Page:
Fido, Dean; Heym, Nadja; Bloxsom, Claire A. J.; Hunter, Kirsty A.; Gregson, Michael; Sumich, Alexander L.; University of Derby; Nottingham Trent University; Auckland University of Technology (Elsevier, 2020-05-25)
      The innate violence inhibition mechanism (VIM) purportedly regulates maladaptive aggressive behavior through motor inhibition, in response to expressions of distress, and is implicated in psychopathy-related aggression. Deficiency in eicosapentaenoic acid (EPA; an omega-3 fatty acid) is implicated in aggression and callous-unemotional (CU) traits, however, its relationship to the VIM remains unknown. Two studies tested relationships between EPA intake, personality (aggression, CU traits), and electrophysiological indices of the VIM. In study one (N=98), participants completed omega-3 intake (FFQ), CU traits (ICU), and aggression (BPAQ) measures. Physical aggression correlated positively with callousness and negatively with EPA intake. CU traits were unrelated to EPA. In study two (N=47), participants completed the same measures and an electroencephalography assessment of VIM. Stop-P300 amplitude (motor inhibition success) in response to facial expressions of distress mediated the relationship between EPA intake and physical aggression. This is the first demonstration of an association between EPA intake and electroencephalographic indices of the VIM. Findings support a role of EPA in regulating aggression through networks involved in distress-cued executive control over behaviour; and provide supporting data to direct future trial designs for nutritional supplementation in non-clinical, clinical and forensic arenas.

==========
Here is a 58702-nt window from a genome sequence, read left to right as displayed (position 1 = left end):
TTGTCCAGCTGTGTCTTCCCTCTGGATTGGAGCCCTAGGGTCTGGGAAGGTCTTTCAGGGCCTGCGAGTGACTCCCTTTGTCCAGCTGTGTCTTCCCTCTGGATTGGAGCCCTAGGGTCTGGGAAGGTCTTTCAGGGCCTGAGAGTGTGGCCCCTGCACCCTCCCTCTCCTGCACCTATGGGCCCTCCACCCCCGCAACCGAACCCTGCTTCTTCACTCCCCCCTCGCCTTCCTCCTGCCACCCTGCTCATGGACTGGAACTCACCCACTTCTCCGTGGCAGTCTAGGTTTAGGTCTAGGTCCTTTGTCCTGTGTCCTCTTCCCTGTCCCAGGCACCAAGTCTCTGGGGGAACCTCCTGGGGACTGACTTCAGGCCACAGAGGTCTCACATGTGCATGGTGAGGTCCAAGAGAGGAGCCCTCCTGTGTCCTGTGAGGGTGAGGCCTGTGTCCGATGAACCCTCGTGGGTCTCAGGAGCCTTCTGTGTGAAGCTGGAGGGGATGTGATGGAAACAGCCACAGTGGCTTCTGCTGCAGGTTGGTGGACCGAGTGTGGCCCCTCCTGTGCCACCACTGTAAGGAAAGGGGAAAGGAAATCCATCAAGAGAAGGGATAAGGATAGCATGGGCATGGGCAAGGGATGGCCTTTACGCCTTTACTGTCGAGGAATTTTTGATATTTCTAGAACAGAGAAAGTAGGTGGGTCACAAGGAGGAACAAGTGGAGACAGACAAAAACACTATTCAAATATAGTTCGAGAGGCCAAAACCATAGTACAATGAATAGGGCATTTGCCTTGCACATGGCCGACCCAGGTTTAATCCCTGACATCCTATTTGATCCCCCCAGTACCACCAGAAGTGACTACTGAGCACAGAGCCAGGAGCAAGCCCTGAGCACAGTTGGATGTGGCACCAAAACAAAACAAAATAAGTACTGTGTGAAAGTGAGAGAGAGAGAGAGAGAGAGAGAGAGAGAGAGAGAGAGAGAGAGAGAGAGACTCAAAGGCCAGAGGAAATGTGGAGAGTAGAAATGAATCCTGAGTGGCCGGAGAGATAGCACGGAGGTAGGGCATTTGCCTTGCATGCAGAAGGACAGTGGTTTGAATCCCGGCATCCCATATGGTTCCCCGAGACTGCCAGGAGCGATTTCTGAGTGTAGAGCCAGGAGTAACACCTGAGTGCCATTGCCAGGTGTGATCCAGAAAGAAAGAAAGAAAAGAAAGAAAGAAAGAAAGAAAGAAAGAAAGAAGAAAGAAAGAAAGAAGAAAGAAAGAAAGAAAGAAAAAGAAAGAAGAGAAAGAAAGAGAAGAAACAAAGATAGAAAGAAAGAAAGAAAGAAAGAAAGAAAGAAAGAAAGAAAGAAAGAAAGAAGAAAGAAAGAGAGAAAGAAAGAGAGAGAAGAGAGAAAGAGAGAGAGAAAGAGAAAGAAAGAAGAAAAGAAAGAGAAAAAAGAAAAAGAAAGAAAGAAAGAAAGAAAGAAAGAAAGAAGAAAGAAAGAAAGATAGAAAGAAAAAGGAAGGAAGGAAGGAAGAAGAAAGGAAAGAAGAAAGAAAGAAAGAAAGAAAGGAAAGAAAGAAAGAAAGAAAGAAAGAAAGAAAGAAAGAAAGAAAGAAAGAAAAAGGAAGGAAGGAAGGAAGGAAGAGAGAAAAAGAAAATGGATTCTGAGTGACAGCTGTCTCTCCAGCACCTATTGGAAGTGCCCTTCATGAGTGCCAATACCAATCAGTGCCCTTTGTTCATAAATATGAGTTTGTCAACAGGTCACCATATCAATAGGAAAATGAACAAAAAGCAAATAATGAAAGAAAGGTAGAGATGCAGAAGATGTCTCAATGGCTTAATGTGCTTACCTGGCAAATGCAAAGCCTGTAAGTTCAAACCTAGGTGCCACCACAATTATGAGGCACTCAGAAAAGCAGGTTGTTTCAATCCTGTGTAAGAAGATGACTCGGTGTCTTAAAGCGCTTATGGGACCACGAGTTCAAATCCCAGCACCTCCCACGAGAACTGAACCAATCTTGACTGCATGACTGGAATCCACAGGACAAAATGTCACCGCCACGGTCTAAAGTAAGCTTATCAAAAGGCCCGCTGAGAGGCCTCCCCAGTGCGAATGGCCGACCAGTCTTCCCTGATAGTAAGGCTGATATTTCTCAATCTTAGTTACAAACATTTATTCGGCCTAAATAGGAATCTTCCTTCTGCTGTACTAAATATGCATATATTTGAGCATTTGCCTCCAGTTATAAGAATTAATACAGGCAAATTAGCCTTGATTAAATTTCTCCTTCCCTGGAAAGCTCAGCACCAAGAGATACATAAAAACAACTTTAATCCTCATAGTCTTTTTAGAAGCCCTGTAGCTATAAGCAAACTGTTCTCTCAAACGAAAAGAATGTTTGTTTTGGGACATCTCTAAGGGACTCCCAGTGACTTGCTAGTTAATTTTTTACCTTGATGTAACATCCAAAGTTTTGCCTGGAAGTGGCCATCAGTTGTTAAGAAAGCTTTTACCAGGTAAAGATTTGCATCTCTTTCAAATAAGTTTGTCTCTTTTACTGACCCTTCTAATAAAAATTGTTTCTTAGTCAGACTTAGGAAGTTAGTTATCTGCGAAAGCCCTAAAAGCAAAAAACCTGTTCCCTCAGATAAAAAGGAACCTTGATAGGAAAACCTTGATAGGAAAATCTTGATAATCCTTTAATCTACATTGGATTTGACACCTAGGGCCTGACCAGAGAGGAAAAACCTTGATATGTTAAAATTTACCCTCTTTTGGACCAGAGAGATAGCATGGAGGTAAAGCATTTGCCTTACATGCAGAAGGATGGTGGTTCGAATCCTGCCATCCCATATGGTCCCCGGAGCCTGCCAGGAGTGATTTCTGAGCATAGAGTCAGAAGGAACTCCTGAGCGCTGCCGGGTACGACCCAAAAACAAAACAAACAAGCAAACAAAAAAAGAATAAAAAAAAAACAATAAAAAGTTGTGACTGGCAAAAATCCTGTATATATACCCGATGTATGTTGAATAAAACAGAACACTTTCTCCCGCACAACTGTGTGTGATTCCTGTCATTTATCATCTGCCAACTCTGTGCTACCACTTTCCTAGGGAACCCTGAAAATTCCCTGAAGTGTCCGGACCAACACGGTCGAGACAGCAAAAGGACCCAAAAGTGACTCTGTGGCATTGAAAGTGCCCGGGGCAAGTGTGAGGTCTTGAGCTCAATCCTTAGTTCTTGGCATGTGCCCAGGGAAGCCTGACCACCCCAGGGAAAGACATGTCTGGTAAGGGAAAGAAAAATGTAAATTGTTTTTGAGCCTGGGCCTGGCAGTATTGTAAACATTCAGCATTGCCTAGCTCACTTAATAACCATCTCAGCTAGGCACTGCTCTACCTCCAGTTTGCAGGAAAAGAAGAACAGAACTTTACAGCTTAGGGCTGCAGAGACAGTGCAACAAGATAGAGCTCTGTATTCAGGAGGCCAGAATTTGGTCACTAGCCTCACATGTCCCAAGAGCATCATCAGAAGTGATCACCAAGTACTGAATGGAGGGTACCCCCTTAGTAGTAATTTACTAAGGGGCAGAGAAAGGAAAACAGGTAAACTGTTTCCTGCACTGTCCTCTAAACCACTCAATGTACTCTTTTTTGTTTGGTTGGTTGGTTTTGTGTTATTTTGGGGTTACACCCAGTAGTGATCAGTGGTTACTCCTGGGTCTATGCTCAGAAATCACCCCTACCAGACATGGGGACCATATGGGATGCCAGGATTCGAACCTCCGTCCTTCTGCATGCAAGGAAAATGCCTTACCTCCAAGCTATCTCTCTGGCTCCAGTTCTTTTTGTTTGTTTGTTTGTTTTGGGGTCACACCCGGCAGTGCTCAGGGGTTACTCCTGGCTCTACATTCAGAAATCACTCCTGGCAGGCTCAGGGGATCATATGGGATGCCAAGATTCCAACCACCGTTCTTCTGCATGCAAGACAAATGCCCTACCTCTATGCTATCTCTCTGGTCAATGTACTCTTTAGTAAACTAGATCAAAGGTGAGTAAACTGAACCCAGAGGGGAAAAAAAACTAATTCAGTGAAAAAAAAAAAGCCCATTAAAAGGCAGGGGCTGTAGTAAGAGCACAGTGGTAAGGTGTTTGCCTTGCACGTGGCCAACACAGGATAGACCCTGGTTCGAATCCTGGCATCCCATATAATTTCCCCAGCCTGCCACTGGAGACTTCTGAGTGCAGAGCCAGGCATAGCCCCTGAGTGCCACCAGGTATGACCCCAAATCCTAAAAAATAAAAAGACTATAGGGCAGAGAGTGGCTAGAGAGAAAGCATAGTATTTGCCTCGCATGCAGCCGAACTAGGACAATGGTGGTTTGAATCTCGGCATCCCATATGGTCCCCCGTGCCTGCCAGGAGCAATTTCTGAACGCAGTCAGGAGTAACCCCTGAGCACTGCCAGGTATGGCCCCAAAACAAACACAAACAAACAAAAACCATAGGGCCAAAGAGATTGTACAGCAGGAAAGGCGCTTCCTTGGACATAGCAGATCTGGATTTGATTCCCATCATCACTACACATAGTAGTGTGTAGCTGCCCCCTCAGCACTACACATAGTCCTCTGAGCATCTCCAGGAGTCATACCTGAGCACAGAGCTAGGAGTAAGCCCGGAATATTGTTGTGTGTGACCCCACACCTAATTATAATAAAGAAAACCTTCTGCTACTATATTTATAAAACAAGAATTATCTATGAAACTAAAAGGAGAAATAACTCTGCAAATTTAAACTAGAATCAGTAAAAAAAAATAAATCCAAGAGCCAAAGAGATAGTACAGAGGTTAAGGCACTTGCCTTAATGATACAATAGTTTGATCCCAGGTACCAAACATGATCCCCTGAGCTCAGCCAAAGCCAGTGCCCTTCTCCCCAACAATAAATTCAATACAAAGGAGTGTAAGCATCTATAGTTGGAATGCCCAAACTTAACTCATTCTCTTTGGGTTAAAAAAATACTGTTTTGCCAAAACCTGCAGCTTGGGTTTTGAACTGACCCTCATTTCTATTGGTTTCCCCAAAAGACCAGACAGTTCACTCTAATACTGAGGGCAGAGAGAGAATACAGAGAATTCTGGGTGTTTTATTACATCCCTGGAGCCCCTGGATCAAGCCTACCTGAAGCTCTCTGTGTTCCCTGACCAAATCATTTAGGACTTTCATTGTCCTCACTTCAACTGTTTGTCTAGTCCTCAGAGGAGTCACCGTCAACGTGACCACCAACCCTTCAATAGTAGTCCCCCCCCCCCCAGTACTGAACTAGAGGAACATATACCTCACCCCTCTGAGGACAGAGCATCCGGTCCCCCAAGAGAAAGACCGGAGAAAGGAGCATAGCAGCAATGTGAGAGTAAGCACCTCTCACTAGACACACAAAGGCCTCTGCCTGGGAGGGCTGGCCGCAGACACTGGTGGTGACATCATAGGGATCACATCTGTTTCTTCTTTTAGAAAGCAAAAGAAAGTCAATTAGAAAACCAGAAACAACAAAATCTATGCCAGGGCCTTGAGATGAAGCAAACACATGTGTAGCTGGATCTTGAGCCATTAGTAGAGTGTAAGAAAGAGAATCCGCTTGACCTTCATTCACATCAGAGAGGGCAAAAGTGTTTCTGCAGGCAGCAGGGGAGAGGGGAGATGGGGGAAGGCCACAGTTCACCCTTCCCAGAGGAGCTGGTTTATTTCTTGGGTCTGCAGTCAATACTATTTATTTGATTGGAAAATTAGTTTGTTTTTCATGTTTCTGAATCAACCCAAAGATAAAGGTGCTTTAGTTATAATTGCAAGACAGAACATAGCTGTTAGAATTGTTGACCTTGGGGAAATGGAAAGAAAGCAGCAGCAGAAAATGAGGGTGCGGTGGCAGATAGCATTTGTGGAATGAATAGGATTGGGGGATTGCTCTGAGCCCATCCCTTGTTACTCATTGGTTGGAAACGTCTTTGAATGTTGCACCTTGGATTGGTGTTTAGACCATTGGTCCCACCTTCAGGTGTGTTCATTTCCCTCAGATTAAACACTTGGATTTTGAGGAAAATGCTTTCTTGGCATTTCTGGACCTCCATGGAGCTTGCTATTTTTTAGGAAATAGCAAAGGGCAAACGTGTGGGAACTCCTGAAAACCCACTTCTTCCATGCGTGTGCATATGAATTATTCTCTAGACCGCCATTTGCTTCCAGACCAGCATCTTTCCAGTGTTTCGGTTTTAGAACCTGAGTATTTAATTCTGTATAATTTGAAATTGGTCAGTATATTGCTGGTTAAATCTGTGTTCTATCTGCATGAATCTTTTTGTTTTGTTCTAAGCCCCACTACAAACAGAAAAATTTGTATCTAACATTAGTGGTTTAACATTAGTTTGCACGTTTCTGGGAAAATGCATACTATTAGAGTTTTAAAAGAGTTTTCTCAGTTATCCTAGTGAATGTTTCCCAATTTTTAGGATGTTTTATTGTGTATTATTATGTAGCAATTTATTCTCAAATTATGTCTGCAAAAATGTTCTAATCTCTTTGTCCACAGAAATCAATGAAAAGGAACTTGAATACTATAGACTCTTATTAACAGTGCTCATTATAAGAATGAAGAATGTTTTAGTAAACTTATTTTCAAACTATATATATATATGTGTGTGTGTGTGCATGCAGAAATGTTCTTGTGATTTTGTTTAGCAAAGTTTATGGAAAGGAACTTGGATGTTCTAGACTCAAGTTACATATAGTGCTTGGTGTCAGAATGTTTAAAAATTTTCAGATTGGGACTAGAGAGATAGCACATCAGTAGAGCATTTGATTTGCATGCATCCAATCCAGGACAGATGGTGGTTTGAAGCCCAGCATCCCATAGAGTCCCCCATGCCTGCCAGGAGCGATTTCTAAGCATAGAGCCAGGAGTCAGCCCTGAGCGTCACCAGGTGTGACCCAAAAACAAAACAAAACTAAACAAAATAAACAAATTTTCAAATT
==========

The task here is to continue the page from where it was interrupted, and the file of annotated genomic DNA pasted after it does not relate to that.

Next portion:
• Mental health of Malaysian university students: UK comparison, and relationship between negative mental health attitudes, self-compassion, and resilience

      Kotera, Yasuhiro; Ting, Su-Hie; Neary, Siobhan; University of Derby (Springer, 2020-05-05)
      Poor mental health of university students is becoming a serious issue in many countries. Malaysia - a leading country for Asia-Pacific education - is one of them. Despite the government’s effort to raise awareness, Malaysian students’ mental health remains challenging, exacerbated by the students’ negative attitudes towards mental health (mental health attitudes). Relatedly, self-compassion and resilience have been reported to improve mental health and mental health attitudes. Malaysian students (n=153) responded to paper- based measures about mental health problems, negative mental health attitudes, self- compassion and resilience. Scores were compared with 105 UK students, who also suffered from poor mental health and negative mental health attitudes, to make a cross-cultural comparison, to contextualise Malaysian students’ mental health status, using t-tests (Aim 1). Correlation, path, and moderation analyses were conducted, to evaluate the relationships among these mental health constructs (Aim 2). Malaysian students scored higher on mental health problems and negative mental health attitudes, and lower on self-compassion and resilience than UK students. Mental health problems were positively associated with negative mental health attitudes, and negatively associated with self-compassion and resilience. While self-compassion mediated the relationship between negative mental health attitudes and mental health problems (high self-compassion weakened the impacts of negative mental health attitudes on mental health problems), resilience did not moderate the same relationship (the level of resilience did not influence the impact of negative mental health attitudes on mental health problems). Self-compassion training was suggested to counter the challenging mental health in Malaysian university students.
    • “Thumb Exercise”: an interpretative phenomenological analysis of psychosocial factors encouraging inactive adults to engage with their smartphones rather than physical activity

      Hedges, Tallulah; Garip, Gulcan; University of Derby (Ubiquity Press, 2020-04-09)